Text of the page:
On July 14, the Red Sox acquired lefty Drew Pomeranz from the Padres at a steep cost of top pitching prospect Anderson Espinoza. Not long after, it came to light that the Padres under GM A.J. Preller had been maintaining two sets of medical records on their players -- one for outside eyes and another, fuller version for internal use. This misdeed led to Preller's being suspended by the league for 30 days.
As for Pomeranz, the trade that sent him to Boston was central to Preller's suspension, as the Padres reportedly did not disclose to the Red Sox that Pomeranz had been undergoing medical treatment prior to the deal. In matters related, Pomeranz was recently scratched from a scheduled start, and his status for the postseason is left to question. At best, he seems ticketed for a relief role.
At least one member of the Red Sox's high command was most displeased by the perceived light nature of Preller's punishment. That brings us to this Sunday revelation by MLB commissioner Rob Manfred:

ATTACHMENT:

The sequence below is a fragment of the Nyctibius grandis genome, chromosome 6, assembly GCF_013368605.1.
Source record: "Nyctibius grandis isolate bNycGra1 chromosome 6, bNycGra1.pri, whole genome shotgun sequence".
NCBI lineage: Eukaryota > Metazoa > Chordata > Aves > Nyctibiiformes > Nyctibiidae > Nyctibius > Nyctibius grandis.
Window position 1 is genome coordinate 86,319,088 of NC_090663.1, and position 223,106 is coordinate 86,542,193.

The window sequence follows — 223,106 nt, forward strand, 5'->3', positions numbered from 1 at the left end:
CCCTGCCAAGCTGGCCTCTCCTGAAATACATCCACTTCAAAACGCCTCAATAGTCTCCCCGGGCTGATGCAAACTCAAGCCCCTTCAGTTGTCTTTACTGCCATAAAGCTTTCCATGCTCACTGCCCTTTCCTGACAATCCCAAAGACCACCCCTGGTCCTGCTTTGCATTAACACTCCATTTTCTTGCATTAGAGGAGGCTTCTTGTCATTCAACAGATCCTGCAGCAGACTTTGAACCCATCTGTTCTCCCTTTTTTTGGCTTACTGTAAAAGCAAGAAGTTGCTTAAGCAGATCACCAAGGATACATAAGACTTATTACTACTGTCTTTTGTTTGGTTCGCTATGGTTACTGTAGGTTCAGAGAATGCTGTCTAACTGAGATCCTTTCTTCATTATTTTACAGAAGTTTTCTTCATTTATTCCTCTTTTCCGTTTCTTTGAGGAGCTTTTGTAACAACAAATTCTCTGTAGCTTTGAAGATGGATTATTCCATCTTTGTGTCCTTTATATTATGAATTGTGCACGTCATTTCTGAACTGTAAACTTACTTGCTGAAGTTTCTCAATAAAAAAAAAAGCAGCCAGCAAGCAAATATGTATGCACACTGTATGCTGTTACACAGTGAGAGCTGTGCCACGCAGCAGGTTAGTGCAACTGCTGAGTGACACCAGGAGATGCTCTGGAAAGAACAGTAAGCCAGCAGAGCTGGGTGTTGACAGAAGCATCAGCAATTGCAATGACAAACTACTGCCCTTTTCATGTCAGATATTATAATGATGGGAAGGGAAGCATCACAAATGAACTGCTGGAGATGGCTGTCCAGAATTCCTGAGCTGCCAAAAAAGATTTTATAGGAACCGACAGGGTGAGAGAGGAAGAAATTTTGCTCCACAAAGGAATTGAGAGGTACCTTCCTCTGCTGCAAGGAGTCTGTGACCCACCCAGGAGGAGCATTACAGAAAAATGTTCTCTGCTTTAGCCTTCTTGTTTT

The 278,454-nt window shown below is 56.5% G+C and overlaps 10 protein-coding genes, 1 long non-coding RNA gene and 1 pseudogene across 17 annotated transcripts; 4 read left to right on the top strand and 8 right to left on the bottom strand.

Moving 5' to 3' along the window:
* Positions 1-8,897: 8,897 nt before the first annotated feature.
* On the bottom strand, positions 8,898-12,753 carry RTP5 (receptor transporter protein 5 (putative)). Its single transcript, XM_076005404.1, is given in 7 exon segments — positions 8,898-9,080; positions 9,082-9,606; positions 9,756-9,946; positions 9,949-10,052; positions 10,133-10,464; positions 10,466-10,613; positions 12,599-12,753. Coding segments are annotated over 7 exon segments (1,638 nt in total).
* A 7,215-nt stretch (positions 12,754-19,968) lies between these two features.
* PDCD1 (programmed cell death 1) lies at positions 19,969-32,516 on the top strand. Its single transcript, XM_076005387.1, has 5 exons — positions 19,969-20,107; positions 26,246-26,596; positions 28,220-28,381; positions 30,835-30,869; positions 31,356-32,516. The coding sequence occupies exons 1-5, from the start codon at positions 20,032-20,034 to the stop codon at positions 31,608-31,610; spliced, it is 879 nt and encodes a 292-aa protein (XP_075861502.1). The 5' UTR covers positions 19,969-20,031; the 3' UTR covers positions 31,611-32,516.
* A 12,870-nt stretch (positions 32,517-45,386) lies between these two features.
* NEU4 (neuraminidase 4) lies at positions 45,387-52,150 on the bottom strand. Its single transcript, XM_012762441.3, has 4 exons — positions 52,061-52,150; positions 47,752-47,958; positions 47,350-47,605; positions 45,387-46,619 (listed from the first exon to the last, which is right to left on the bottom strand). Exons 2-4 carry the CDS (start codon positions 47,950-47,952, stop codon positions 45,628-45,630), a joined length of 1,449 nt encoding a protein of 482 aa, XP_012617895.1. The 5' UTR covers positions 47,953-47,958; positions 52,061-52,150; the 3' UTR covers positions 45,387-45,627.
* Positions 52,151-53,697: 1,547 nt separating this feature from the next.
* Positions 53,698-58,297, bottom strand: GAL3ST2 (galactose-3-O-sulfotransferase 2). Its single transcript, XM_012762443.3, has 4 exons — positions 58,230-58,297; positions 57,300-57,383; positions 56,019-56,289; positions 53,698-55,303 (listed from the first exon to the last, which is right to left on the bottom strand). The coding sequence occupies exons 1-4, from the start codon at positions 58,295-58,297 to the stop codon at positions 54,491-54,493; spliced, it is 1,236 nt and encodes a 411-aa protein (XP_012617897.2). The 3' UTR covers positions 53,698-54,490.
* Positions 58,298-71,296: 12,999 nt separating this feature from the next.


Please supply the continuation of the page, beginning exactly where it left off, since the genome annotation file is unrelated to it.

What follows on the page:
Manfred: The Red Sox were offered the opportunity to rescind the Pomeranz-Espinoza trade, but they declined.— Brian MacPherson (@brianmacp) October 2, 2016
Despite the Sox's objections after the fact, this is understandable from their perspective. Pomeranz is 27 and is under team control for two more full seasons. Since the Sox are very much in "win now" mode, he's a near- to mid-term asset who makes sense for them.
That said, if Pomeranz's full medicals had been provided to Boston, the return price might have been a little south of Espinoza. Who can say. To hear Manfred tell it, though, the Sox could've wound back the clock but chose not to do so.